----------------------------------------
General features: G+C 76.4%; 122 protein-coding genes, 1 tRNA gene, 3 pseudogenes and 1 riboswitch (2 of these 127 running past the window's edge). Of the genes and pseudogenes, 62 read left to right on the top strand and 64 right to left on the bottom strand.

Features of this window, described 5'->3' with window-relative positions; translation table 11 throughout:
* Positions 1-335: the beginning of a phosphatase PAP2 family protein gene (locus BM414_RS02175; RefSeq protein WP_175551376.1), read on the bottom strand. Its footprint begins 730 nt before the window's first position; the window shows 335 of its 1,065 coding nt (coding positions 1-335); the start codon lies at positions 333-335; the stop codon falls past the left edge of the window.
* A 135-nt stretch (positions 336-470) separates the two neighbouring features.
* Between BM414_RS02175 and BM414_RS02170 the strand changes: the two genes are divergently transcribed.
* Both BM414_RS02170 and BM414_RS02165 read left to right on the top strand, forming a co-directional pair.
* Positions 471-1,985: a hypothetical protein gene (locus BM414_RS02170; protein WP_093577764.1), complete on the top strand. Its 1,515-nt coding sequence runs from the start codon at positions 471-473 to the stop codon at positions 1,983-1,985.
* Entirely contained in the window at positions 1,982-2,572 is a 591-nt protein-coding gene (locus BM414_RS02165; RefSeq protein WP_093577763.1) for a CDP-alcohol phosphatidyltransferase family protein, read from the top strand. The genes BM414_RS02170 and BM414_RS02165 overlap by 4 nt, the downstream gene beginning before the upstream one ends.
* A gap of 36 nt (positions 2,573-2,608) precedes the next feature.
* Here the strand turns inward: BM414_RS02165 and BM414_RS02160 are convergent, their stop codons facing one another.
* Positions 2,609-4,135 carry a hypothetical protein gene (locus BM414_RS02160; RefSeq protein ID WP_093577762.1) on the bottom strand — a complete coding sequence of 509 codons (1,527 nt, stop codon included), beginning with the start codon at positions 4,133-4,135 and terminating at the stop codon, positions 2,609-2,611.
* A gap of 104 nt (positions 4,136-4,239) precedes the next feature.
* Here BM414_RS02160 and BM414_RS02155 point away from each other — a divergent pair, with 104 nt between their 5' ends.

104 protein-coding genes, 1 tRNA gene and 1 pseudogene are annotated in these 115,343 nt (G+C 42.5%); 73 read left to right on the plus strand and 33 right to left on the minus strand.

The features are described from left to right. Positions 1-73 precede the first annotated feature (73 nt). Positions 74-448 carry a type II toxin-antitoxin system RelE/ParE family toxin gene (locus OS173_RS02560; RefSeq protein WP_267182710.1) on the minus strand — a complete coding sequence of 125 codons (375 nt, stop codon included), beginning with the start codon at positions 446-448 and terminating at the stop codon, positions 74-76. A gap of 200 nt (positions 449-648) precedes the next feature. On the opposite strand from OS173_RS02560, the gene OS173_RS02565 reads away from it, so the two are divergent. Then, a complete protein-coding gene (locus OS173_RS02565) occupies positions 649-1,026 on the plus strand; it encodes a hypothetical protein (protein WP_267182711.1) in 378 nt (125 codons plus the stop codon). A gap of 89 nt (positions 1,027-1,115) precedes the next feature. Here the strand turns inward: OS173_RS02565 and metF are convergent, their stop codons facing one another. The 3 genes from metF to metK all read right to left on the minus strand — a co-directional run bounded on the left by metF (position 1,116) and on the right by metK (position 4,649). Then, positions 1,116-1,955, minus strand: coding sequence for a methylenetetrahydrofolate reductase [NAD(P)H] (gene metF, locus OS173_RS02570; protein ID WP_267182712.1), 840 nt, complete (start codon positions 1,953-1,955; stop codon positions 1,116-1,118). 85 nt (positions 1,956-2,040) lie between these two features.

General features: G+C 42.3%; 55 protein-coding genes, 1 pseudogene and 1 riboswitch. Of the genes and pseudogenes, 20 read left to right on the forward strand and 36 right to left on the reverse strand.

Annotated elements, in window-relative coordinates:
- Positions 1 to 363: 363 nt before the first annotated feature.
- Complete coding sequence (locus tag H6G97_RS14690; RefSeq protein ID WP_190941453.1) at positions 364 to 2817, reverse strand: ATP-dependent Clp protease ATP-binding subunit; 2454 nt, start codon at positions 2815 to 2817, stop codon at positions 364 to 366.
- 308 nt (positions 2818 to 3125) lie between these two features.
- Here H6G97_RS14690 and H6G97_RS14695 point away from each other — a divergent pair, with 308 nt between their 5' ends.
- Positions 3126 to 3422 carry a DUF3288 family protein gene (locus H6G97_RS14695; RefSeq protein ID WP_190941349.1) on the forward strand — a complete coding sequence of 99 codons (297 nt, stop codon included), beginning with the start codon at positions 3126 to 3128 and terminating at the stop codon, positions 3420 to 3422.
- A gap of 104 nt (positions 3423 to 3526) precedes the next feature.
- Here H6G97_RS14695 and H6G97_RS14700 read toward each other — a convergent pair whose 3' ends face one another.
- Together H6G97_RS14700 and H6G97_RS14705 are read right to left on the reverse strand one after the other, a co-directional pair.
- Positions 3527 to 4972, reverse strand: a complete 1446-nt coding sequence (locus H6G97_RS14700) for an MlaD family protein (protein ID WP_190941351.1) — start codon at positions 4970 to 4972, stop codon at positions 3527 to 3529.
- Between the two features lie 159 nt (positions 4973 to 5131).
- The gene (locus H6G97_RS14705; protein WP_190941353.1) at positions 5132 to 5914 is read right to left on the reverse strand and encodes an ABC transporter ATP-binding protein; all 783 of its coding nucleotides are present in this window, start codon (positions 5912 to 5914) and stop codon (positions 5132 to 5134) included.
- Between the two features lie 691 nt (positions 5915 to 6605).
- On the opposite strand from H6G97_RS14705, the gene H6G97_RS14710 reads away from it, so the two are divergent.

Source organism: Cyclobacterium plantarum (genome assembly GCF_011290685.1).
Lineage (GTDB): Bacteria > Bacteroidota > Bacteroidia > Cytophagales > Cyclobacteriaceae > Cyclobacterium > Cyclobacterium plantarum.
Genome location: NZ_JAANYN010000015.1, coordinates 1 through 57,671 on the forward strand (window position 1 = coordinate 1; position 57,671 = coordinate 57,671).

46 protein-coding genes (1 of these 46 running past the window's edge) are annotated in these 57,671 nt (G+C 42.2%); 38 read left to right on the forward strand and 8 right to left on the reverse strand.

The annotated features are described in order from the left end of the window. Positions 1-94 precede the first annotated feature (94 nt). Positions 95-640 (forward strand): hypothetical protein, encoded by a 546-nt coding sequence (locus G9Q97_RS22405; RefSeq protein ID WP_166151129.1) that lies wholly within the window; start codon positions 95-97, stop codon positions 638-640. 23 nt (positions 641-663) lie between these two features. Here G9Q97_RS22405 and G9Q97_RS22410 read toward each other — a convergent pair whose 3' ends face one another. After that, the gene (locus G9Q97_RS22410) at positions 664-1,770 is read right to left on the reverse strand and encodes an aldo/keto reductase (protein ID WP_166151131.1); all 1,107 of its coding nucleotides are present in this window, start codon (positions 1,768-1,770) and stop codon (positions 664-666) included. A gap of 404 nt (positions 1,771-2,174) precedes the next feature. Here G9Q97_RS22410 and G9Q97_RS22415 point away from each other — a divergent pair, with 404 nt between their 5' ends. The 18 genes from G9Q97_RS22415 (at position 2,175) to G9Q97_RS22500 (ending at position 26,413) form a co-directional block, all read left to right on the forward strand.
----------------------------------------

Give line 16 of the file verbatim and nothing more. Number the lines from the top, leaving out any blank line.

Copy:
General features: G+C 42.3%; 55 protein-coding genes, 1 pseudogene and 1 riboswitch. Of the genes and pseudogenes, 20 read left to right on the forward strand and 36 right to left on the reverse strand.